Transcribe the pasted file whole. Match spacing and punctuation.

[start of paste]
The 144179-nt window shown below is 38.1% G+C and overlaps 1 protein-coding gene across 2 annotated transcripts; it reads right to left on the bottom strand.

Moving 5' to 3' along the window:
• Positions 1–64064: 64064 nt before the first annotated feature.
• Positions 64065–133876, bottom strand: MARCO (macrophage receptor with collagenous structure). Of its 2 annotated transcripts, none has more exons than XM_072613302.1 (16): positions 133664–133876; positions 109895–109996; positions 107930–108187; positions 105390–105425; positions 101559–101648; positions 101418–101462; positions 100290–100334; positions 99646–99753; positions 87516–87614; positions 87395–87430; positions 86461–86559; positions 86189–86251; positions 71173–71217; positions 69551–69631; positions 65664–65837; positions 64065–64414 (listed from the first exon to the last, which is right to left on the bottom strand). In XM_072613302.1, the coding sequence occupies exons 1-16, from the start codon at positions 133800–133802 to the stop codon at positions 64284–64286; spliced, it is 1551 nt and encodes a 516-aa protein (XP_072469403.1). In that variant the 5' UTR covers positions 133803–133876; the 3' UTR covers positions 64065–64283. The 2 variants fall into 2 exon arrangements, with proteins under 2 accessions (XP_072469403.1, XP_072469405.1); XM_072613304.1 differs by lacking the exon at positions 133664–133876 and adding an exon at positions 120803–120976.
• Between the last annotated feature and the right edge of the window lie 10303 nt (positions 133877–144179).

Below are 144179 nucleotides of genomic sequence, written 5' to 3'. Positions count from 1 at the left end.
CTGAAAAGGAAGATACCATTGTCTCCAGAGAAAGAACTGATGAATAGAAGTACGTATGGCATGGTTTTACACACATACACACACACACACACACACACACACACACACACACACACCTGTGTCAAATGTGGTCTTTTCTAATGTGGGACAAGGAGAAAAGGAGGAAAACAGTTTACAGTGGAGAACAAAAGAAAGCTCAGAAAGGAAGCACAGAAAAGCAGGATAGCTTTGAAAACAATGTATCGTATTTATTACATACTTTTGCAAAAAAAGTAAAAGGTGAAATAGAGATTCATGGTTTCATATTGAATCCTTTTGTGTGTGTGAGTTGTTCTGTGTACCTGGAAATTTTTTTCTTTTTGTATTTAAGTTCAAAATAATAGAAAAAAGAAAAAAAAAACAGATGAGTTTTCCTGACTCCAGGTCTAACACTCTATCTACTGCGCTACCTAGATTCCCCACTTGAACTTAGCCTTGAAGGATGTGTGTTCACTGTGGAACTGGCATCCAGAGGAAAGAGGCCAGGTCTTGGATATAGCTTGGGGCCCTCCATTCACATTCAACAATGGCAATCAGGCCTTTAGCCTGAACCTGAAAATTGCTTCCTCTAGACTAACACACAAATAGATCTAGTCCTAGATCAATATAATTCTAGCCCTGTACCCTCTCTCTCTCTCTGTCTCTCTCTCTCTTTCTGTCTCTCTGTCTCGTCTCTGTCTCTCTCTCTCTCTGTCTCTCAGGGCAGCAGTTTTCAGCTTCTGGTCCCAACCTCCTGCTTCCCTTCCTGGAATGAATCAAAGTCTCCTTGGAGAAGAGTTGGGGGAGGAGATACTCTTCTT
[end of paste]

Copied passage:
The 144179-nt window shown below is 38.1% G+C and overlaps 1 protein-coding gene across 2 annotated transcripts; it reads right to left on the bottom strand.

Moving 5' to 3' along the window:
• Positions 1–64064: 64064 nt before the first annotated feature.
• Positions 64065–133876, bottom strand: MARCO (macrophage receptor with collagenous structure). Of its 2 annotated transcripts, none has more exons than XM_072613302.1 (16): positions 133664–133876; positions 109895–109996; positions 107930–108187; positions 105390–105425; positions 101559–101648; positions 101418–101462; positions 100290–100334; positions 99646–99753; positions 87516–87614; positions 87395–87430; positions 86461–86559; positions 86189–86251; positions 71173–71217; positions 69551–69631; positions 65664–65837; positions 64065–64414 (listed from the first exon to the last, which is right to left on the bottom strand). In XM_072613302.1, the coding sequence occupies exons 1-16, from the start codon at positions 133800–133802 to the stop codon at positions 64284–64286; spliced, it is 1551 nt and encodes a 516-aa protein (XP_072469403.1). In that variant the 5' UTR covers positions 133803–133876; the 3' UTR covers positions 64065–64283. The 2 variants fall into 2 exon arrangements, with proteins under 2 accessions (XP_072469403.1, XP_072469405.1); XM_072613304.1 differs by lacking the exon at positions 133664–133876 and adding an exon at positions 120803–120976.
• Between the last annotated feature and the right edge of the window lie 10303 nt (positions 133877–144179).

Below are 144179 nucleotides of genomic sequence, written 5' to 3'. Positions count from 1 at the left end.
CTGAAAAGGAAGATACCATTGTCTCCAGAGAAAGAACTGATGAATAGAAGTACGTATGGCATGGTTTTACACACATACACACACACACACACACACACACACACACACACACACACCTGTGTCAAATGTGGTCTTTTCTAATGTGGGACAAGGAGAAAAGGAGGAAAACAGTTTACAGTGGAGAACAAAAGAAAGCTCAGAAAGGAAGCACAGAAAAGCAGGATAGCTTTGAAAACAATGTATCGTATTTATTACATACTTTTGCAAAAAAAGTAAAAGGTGAAATAGAGATTCATGGTTTCATATTGAATCCTTTTGTGTGTGTGAGTTGTTCTGTGTACCTGGAAATTTTTTTCTTTTTGTATTTAAGTTCAAAATAATAGAAAAAAGAAAAAAAAAACAGATGAGTTTTCCTGACTCCAGGTCTAACACTCTATCTACTGCGCTACCTAGATTCCCCACTTGAACTTAGCCTTGAAGGATGTGTGTTCACTGTGGAACTGGCATCCAGAGGAAAGAGGCCAGGTCTTGGATATAGCTTGGGGCCCTCCATTCACATTCAACAATGGCAATCAGGCCTTTAGCCTGAACCTGAAAATTGCTTCCTCTAGACTAACACACAAATAGATCTAGTCCTAGATCAATATAATTCTAGCCCTGTACCCTCTCTCTCTCTCTGTCTCTCTCTCTCTTTCTGTCTCTCTGTCTCGTCTCTGTCTCTCTCTCTCTCTGTCTCTCAGGGCAGCAGTTTTCAGCTTCTGGTCCCAACCTCCTGCTTCCCTTCCTGGAATGAATCAAAGTCTCCTTGGAGAAGAGTTGGGGGAGGAGATACTCTTCTT